KODIAK - North Star Elementary held a barbecue dinner Friday as a launch event for a new program that looks to bring fathers into school. Watch D.O.G.S., which stands for “Fathers of Great Students,” is a national program that encourages fathers and father figures to volunteer in schools.

“One of the great things about our school, is our families. You make up our community,” said North Star Elementary’s principal Kerri Irons, addressing a cafeteria packed with more than 50 parental figures and their kids. “Right now, as I look around this room, I’m bursting with amazement at how many of you are here. I appreciate, so much, your willingness to spend part of your Friday evening here, thinking about ways you can support your kids at school.”

Those who attended the launch event tucked into a full barbecue dinner with their children and other families, before hearing about the Watch D.O.G.S. program. Dads (as well as uncles, grandfathers, etc) are being asked to volunteer for just one day of the academic year. On that day, the volunteer will come into the school and help with a range of different activities, from safely accompanying the kids between classes to assisting teachers in the classroom.

“As they do that over the course of the day, they’ll get to go to their own child’s classroom and spend some time with them, have lunch with them,” said Johnny McIntyre. “It’s an extra set of eyes and ears for the teachers, especially on the playground … and it brings a male presence into the school.”

Irons said that it was that McIntyre, an aviation maintenance technician with the U.S. Coast Guard, who initially approached her with the idea. McIntyre has two sons, both of whom attended North Star and his wife teaches at the school.

Watch D.O.G.S. began in 1998 at Gene George Elementary in Springdale, Arkansas. According to its website, the program has now spread to more than 6,450 schools across the country.

McIntyre said he’d seen Watch D.O.G.S. at work in other schools around the country and that his sister is the principal of a school in Texas, which has had much success with the program.

“Kerri [Irons] thought it would benefit the school greatly to help get the fathers involved with their children a little bit more and with their community and the school,” he said. “They get to spend time with their kids and, by being in the classroom every day, they get to show how important the education of their children is.”

McIntyre noted that many schools (including North Star) have far fewer male staffers than female. He added, in places like rural Alaska, many children have fathers who leave town to go commercial fishing, often for months at a time.

“There’s that emotional missing of the father and then there’s the physical absence of the father when the dad is out,” he said. “So that child can have a positive role model and influence from another dad and fill that void of their own father not being around.”

That evening McIntyre was also responsible for the barbecue food.

“The barbecue went quick,” he said. “I did 66 pounds of meat and 15 pounds of beans and it all just disappeared!”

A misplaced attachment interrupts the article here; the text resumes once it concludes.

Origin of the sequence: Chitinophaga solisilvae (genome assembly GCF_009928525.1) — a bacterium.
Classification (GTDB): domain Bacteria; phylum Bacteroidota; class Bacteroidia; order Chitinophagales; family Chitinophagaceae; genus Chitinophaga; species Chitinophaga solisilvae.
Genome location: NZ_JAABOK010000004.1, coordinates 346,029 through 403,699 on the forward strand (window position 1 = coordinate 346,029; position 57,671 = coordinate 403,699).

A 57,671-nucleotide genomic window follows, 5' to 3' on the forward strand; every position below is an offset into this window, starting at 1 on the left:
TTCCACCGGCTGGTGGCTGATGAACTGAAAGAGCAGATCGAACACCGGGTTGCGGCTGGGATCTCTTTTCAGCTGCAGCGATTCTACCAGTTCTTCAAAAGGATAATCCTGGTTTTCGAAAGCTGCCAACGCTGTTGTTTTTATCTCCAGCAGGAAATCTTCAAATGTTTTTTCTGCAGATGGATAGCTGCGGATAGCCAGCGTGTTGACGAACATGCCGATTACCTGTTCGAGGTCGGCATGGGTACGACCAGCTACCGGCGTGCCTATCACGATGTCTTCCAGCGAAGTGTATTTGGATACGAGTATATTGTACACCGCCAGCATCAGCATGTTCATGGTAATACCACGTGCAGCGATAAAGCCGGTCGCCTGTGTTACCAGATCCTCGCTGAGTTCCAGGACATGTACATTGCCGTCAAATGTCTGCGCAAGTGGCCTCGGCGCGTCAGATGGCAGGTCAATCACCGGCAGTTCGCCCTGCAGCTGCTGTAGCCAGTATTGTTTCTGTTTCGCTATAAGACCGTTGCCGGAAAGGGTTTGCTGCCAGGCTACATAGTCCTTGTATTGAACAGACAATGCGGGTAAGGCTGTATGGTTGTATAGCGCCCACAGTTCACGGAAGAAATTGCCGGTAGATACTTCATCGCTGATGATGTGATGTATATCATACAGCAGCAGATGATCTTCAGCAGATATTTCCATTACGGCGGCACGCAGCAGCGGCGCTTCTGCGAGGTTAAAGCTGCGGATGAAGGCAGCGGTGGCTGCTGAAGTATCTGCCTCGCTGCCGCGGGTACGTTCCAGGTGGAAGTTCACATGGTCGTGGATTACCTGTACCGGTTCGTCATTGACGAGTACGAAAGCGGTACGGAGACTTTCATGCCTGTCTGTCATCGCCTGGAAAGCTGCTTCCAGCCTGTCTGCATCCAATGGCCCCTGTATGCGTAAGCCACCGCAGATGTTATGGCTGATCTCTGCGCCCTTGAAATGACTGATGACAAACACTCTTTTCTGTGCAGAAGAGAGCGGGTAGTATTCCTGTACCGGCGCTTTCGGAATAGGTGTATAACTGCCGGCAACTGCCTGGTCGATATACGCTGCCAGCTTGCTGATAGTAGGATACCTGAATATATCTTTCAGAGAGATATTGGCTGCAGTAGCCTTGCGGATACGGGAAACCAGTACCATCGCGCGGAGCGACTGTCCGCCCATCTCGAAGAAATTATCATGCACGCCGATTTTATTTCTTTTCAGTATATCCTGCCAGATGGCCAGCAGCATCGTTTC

In an email to the Kodiak Daily Mirror, Irons explained that, following a few conversations with McIntyre, she did some research and spoke with Stephen Foreman, North Star’s counselor about the program.

“I decided that it was something we should try, something that could really help dads buy in to their kids’ education in a tangible way. I’m very, very excited about the possibilities!” she wrote. “There’s a lot of compelling research that shows that family involvement in a child’s education increases the positive outcomes for students. Outcomes like graduating from high school, and going on to further education.”

Foreman, a school counsellor who is facilitating the program along with Irons and McIntyre, also addressed the gathered fathers to note the importance of having male role models in the school.

“We’ve broken two North Star records tonight,” he said. “Number one: Most adult males in the building at one time … the other record is the number of trucks in the parking lot, which is also great.”

Among the dads gathered was Travis Kepley, who grew up in Kodiak and now has a son attending North Star. Over the past decade, Kepley has worked as a day man at various schools within the district, including those in the villages.

“This is an amazing program,” he said. “There are not a lot of male figures that you get to see throughout the school district and especially here. This is a really amazing program and I’m really excited.”

Through his work, Kepley said he’s seen the need for a program like Watch D.O.G.S. across all of the schools in the district. He said, once the program is up and running at North Star, he’d like to see other schools adopting it.

“I would love to see this introduced at Main Elementary, where I know there’s even more of a need for father figures,” he said. “We’ve got a lot of cannery workers, a lot of people who work late at night.”

After the basics of the program were presented, the gathered fathers were directed toward a wall calendar and asked to write their name on a date when they can be available to volunteer. All volunteers are required to fill out a registration form, provide a copy of their driver’s licence and subject themselves to a background check by the Kodiak Island Borough School District.

A number of dads went straight up and marked in their names, while others went to pick up the required paperwork.

Overall, McIntyre was very pleased by the interest that was expressed by those in attendance.

“North Star is awesome. Kerri Irons, the principal is amazing. The teachers are amazing, the staff and faculty all jumped right in to make this happen,” he said. “And it looks like a great initial turnout.”

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